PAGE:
Students seek education on complicated history of new school mascot


Ava Wilson

The new mascot was on the endangered species list in California.

When Sir Francis Drake High School became Archie Williams High School (AWHS), the school’s mascot traded its eye-patch and pirate hat for wings and talons. But, what do students actually know about the animal that now serves as their mascot? 

Known as one of the fastest animals on the planet, peregrine falcons are quite adaptable. These birds can be found in dry, arid deserts, and also in the cold climate of mountains. Through peregrine falcons’ grand appeal, they have become a well-known bird.

Because of this, there are conservation groups specifically focused on peregrine falcons. The Peregrine Fund, a falcon conservation group that formed in 1970, works to restore falcon populations in the U.S. 

I feel like peregrine falcons are one of the most iconic falcon species, known around the world and are important to many different cultures,” said Education Coordinator of The Peregrine Fund, Curtis Evans. 

The falcons’ largest problem began in the 1940’s with the introduction of dichlorodiphenyltrichloroethane (DDT), a pesticide used for insect control. Research found that DDT thinned out peregrine falcon eggs, resulting in failed nesting attempts. According to the California Department of Fish and Wildlife (CDFW), by 1970, peregrine falcon breeding pairs had dropped by about 95 percent, forcing the species to be put on the endangered species list. 

Due to the cancellation of DDT and a growing awareness surrounding the peregrine falcon’s declining population, peregrine falcons slowly regained their previous numbers. The CDFW states that although peregrine falcons were officially taken off the federal endangered species list in 1999, it wasn’t until 2009 that California took peregrine falcons off of their list.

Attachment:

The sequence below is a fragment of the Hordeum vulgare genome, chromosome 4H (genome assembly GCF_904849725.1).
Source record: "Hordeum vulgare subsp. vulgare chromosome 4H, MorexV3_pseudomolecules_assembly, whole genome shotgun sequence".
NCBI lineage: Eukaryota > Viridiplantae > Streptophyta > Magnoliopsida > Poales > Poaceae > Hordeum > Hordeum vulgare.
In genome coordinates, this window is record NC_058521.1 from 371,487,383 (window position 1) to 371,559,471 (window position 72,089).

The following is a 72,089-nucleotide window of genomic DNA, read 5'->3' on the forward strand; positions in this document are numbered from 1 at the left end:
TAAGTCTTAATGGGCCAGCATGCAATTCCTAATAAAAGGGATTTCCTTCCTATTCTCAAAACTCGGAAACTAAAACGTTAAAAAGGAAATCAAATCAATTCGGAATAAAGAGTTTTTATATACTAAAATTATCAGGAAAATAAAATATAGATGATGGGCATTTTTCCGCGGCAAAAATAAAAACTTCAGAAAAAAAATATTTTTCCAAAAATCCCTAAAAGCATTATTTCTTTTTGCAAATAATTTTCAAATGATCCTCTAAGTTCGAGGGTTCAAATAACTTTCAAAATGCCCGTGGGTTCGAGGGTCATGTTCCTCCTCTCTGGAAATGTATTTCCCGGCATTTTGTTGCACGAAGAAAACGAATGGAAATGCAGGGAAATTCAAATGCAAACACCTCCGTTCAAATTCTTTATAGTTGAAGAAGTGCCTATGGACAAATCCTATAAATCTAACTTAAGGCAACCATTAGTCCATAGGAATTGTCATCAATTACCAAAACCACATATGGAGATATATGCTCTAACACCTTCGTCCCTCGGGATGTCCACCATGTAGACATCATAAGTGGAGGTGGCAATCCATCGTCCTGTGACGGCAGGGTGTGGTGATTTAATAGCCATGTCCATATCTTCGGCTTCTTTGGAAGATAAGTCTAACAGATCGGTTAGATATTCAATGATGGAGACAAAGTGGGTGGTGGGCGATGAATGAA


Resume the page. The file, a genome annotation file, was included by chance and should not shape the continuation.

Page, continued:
Now that AWHS has a new mascot, some school community members feel that it will bring awareness to the situation of peregrine falcons and other birds in the Bay Area.  According to Barton Clark, a physics and environmental science teacher at AWHS, since the 1970s, there has been a 40 percent decline in bird populations altogether. 

Despite the rebranding of the school’s mascot, some AWHS students are unaware of the falcons’ past endangerment. In order to educate the students about the history of their mascot, AWHS junior Julia Ahern suggests that school leadership could lead a presentation in Crew (study hall) about the history of falcons.

Piper Kelly, a freshman at AWHS, thinks that it’s important for the school to acknowledge the peregrine falcons’ history. 

“If they [AWHS] are making [the falcons] their logo and their identity, then they should be able to support the falcons,” Piper said.

While AWHS still does not present a definitive plan to honor the peregrine falcons, students and teachers still feel it is important to learn about their mascot’s history.